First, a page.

One of them is a study written by industry-funded National Economic Research Associates (NERA) concluding liquefied natural gas (LNG) exports are beneficial to the U.S. economy, despite the fact that exporting fracked gas will raise domestic home-heating and manufacturing prices. NERA was founded by "father of deregulation" Alfred E. Kahn. The study Petraeus will have his students read was contracted out by the U.S. Department of Energy (DOE) to NERA.
The other, a study written by then-Massachusetts Institute of Technology (MIT) research professor Ernest Moniz—now the head of the DOE—is titled "The Future of Natural Gas" and also covers LNG exports. DOE oversees the permitting process for LNG exports. That study was funded by the Clean Skies Foundation, a front group for Chesapeake Energy and covered in-depth in the Public Accountability Initiative's report titled, Industry Partner or Industry Puppet?
Noticeably absent from the reading list: studies tackling the climate impacts, air quality impacts, over-arching ecological impacts such as water contamination, wastewater impacts and diminishing supply issues.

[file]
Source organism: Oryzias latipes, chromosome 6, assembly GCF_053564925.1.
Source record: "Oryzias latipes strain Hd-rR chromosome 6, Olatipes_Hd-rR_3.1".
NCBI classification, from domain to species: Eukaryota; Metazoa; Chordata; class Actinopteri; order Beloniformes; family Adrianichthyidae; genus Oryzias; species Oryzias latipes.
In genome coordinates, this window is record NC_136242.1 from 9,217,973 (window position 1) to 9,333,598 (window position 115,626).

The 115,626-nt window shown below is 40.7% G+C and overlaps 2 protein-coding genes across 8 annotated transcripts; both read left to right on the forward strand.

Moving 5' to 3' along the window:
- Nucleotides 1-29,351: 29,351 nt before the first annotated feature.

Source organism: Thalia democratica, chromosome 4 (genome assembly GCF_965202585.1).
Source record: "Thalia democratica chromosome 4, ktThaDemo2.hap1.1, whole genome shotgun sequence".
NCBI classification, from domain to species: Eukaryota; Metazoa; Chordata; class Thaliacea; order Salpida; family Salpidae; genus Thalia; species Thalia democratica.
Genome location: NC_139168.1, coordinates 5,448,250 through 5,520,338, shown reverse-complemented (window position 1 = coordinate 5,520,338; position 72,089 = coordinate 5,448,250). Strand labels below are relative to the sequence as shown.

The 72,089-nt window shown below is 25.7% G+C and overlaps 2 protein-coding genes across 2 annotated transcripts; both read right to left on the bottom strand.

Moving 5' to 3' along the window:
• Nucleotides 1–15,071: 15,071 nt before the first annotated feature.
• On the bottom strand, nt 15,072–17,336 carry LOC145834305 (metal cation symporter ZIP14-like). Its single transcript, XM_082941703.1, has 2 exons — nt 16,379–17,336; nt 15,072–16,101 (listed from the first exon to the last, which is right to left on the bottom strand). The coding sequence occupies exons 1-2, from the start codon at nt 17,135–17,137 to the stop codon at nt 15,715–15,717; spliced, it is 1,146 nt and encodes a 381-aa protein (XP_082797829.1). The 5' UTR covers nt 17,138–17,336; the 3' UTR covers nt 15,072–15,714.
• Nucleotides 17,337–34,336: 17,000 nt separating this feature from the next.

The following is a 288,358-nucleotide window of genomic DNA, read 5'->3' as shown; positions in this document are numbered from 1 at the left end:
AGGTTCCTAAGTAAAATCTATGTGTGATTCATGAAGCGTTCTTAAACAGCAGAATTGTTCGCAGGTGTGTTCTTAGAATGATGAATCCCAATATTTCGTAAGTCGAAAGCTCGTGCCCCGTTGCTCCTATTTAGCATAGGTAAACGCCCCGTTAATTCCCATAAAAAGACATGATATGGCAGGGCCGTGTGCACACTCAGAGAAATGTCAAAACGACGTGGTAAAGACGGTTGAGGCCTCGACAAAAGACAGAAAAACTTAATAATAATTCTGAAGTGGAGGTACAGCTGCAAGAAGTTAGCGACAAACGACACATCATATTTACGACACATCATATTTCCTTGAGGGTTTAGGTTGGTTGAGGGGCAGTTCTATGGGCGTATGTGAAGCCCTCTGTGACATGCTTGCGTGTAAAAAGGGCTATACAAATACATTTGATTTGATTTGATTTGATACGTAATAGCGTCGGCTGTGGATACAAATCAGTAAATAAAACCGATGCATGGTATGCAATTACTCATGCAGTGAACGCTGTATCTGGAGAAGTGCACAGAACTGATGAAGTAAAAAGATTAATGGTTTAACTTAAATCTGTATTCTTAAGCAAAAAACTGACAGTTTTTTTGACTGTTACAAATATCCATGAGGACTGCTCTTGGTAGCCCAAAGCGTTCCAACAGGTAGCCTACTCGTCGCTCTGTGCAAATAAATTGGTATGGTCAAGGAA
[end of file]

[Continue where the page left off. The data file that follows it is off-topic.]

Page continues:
Together, the two crucial studies on the syllabus reading list—and the lack of critical readings on the topic of fracking—offers a glimpse into the stamp of legitimacy industry-funded studies get when they have the logo of elite research universities on them. It's also another portrayal of the ascendancy of the corporate university.
From "Petraeusgate" to "Frackademia"-gate
In the case of Petraeus, the original "Petraeusgate" scandal centered around the $200,000 fee the Honors College planned on paying him for his role as an adjunct professor set to teach one course. A normal CUNY Honors College adjunct receives $3,000 per course.
Recently, Petraeus—who the late Rolling Stone investigative journalist Michael Hastings pejoratively referred to as "King David" in reference to the role he played in implementing counterinsurgency doctrine in U.S.-occupied Iraq—took a pay cut down to $1 to teach the course. That doesn't include the money he'll still get from an unidentified private donor referred to in other documents.